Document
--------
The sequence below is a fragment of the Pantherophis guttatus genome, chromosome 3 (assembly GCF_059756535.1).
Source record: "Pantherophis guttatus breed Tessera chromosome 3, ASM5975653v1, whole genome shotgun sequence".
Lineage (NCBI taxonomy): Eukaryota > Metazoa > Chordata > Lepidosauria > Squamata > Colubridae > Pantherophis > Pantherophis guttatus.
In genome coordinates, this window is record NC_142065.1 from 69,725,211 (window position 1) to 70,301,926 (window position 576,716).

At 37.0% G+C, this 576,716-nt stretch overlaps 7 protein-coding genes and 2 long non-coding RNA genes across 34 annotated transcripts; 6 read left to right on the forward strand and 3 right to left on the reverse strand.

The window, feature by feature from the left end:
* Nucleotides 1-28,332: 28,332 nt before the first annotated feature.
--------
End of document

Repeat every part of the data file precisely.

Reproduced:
The sequence below is a fragment of the Pantherophis guttatus genome, chromosome 3 (assembly GCF_059756535.1).
Source record: "Pantherophis guttatus breed Tessera chromosome 3, ASM5975653v1, whole genome shotgun sequence".
Lineage (NCBI taxonomy): Eukaryota > Metazoa > Chordata > Lepidosauria > Squamata > Colubridae > Pantherophis > Pantherophis guttatus.
In genome coordinates, this window is record NC_142065.1 from 69,725,211 (window position 1) to 70,301,926 (window position 576,716).

At 37.0% G+C, this 576,716-nt stretch overlaps 7 protein-coding genes and 2 long non-coding RNA genes across 34 annotated transcripts; 6 read left to right on the forward strand and 3 right to left on the reverse strand.

The window, feature by feature from the left end:
* Nucleotides 1-28,332: 28,332 nt before the first annotated feature.